Fish and Wildlife Programs
More than one tool may describe the status of species on your property and meet your specific goals.
To assist you in learning our language, a glossary of terms is on page 22.
Question Your Needs and Concerns Tool
A Texas Cattle Rancher Who “ Became a Believer”
“ We’re just ‘ wildlifing’ it all over the place, and we’re
happy to do it,” Bob Long said. Long is enhancing
habitat on his 550- acre property to benefit the Houston
Karner Blue – A Butterfly Captivates Wisconsin
“ Instead of hearing, ‘ I don’t have that butterfly on
my property,’ I hear, ‘ How can I get some of that wild
lupine seed?’ ‘ You should see the lupine patch
I have going!’ or ‘...
A collar tag to be put on a nutria. It's designed stretch so it can be put on snugly and a nutria will neither get a limb stuck inside nor have trouble breathing. Tagging the animals will help biologists to better understand the nutria's habits and...
Plants; Invasive species; Habitat restoration; Training; Vegetation; Work of the Service;
A student enrolled in WLD2139 Invasive Plant Management, a course offered at the USFWS National Conservation Training Center removes jetbead, an invasive exotic shrub from Asia most likely spread from landscape plantings. This student tried to get...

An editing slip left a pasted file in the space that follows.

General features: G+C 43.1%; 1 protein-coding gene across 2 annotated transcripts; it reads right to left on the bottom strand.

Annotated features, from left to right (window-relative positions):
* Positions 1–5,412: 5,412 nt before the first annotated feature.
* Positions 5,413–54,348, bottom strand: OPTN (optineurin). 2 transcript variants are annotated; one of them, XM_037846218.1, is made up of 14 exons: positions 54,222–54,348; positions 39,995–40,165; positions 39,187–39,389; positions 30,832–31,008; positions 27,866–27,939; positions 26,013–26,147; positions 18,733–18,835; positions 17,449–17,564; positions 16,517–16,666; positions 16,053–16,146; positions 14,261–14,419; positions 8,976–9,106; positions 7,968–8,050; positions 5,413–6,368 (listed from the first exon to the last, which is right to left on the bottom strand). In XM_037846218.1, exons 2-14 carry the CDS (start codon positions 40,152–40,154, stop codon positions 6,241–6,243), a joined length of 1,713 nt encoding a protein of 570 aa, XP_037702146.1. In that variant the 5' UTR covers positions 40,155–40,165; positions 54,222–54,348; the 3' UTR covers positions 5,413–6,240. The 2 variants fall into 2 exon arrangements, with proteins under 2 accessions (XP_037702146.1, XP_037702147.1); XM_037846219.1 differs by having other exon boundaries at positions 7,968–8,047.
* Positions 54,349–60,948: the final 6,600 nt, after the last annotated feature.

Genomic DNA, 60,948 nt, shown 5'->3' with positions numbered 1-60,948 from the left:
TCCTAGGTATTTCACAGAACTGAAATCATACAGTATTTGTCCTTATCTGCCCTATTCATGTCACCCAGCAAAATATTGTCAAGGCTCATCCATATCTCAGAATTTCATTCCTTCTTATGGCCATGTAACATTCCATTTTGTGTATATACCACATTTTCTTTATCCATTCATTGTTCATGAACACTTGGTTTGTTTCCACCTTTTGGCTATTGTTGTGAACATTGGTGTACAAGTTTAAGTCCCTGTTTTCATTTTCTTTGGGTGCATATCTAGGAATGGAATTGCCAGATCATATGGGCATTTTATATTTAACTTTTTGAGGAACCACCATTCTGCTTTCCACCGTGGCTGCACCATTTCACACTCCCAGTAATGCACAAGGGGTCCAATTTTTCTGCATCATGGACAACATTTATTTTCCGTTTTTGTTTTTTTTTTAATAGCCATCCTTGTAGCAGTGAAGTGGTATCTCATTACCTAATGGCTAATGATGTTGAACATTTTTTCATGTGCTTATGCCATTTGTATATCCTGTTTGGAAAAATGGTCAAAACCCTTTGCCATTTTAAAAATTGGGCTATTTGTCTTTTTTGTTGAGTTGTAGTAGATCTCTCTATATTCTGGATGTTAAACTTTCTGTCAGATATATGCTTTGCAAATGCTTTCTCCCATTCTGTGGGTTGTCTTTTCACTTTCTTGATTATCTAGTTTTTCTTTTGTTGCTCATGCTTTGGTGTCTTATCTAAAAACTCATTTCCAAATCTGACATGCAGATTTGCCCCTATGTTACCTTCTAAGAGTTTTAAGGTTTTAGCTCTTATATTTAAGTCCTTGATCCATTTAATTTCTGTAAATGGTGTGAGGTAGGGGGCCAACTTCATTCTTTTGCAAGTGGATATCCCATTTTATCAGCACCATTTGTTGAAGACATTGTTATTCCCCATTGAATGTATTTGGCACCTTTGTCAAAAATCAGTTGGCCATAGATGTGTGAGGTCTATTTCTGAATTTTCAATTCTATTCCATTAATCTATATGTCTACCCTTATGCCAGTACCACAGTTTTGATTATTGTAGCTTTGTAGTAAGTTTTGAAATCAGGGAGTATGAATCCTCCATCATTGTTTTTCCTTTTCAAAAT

A trap baited with carrots and apples awaits a nutria to venture out of the water and investigate. The animals are trapped in order to tag them to better understand the habits of nutria and to prevent their spreading.
AMNWR; Alaska Maritime National Wildlife Refuge; Birds rehabilitation; Rats; Biology; Islands; Invasive species; Work of the Refuge
December 1997 "Shipwreck Response Kits like this are stored in strategic locations along Alaska's coast so that the refuge and cooperators can quickly deploy traps and poison to prevent rats from coming ashore from sinking or grounded ships. ...
Fire management; Personnel; Wildlife refuges; Wildfires;
San Diego National Wildlife Refuge Manager Jill Terp explains how creating defensible space between the refuge lands and bordering residential areas can prevent potential spread of wild fire to private homes.
The Yolo Bypass serves as part of a system to prevent flooding in the Sacramento Valley. Weirs connect the bypass to the Sacramento River. The water is eventually drained into the Sacramento-San Joaquin Delta.